"This is truly a community interfaith chapel; a reflection of the military culture as well as the diverse and  multicultural aspects of the surrounding neighborhoods and the south San Francisco Bay Area, also known as Silicon Valley," said Lt. Col. Laura Adelia, 129th Rescue Wing Chaplain. "I tell you, they just don't make them like this anymore."

A Call to Action

In contrast to the decline of the Navy's presence at Moffett because of BRAC, the 129th Rescue Wing, California Air National Guard, was seeing its operations tempo and the number of its personnel increase.

Additionally, the Army Reserve's 63d Regional Support Command erected a new headquarters building right outside of Moffett's main gate.  And with the increasing activity at Moffett Federal Airfield came calls from the military personnel and their families to have their military city come back.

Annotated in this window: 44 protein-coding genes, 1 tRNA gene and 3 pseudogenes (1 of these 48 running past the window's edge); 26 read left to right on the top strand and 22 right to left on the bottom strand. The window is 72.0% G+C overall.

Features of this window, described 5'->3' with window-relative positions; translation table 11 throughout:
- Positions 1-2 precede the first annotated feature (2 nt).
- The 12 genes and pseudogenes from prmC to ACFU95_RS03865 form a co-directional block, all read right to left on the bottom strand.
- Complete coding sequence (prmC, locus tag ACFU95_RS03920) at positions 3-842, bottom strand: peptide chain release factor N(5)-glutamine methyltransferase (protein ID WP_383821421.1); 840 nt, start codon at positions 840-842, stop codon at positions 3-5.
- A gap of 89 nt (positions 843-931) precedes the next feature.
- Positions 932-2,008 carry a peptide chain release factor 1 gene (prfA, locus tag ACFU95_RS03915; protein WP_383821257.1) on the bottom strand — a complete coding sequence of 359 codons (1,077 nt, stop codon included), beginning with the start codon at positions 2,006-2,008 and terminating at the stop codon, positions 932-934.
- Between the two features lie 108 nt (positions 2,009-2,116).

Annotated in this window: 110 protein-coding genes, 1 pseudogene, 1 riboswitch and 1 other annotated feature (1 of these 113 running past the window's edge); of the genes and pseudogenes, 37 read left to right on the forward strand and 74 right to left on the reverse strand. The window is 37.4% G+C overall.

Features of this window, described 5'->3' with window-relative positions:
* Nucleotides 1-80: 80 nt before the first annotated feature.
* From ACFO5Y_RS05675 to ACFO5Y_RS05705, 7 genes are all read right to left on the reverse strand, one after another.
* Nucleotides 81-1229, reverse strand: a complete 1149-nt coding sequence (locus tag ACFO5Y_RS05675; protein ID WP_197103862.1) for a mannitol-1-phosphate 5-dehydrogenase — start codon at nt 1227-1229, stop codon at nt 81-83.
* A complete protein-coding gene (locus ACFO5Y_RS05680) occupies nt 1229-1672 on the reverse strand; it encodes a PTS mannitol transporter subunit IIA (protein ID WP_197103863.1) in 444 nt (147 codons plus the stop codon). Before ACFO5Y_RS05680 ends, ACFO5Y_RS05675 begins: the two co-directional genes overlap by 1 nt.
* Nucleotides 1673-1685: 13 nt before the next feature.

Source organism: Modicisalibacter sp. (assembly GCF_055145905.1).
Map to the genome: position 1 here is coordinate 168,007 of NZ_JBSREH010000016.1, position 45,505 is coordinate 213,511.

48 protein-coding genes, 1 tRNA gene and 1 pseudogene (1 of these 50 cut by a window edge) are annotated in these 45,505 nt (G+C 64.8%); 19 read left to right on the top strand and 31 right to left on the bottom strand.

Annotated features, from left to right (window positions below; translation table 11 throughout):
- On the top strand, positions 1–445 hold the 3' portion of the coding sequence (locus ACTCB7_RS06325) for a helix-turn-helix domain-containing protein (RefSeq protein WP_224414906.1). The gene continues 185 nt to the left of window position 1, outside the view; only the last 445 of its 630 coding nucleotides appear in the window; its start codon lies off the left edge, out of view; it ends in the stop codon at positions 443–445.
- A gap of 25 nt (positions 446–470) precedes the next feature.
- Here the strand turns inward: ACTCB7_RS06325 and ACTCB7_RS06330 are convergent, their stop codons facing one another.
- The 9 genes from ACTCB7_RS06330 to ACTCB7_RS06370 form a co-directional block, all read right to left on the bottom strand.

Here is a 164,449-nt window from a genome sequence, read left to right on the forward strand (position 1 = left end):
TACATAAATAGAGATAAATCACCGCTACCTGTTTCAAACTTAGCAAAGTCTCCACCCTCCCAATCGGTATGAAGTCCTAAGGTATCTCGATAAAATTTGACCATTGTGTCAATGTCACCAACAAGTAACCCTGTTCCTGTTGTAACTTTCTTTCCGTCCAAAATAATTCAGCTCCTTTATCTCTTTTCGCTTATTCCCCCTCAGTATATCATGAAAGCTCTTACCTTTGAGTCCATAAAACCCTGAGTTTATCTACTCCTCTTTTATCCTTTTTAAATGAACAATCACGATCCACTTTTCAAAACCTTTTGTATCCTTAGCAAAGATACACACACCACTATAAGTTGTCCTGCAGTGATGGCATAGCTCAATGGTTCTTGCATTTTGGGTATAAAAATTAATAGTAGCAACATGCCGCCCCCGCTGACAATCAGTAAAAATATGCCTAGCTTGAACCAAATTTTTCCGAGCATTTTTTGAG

Chaplaincy is a service provided on a basis of need, according to Adelia.  And over the course of more than two years, the 129th Rescue Wing Chaplain Office would continue to contact Army officials about the need for a community interfaith chapel to serve Moffett.

"I made it one of my main projects to get Moffett Chapel re-opened," said Adelia. "I also wanted to have our chaplain team provide Sunday services in the Chapel for the people of the 129th Rescue Wing and the wider community the weekends we were on duty."

With wing leadership support, the 129th Chaplains met with NASA Ames as their first step to re-opening Moffett Chapel. However, the chaplains found out a sobering fact during their meeting: Moffett Chapel and the plot of land it sat on was actually owned and operated by the U.S. Army and the Army Reserve, not NASA.

The 129th Chaplains immediately contacted the Army, but this did not produce their desired results.

"We received a message from the Army's upper echelons stating that the Moffett Chapel will not be re-opened or used even for a part-time basis," said Master Sgt. Joseph C. Munar, 129th Rescue Wing Superintendent of Chaplain Services. "This was disheartening at best. But we believed in what we were doing for the base and the community. So, we kept trying."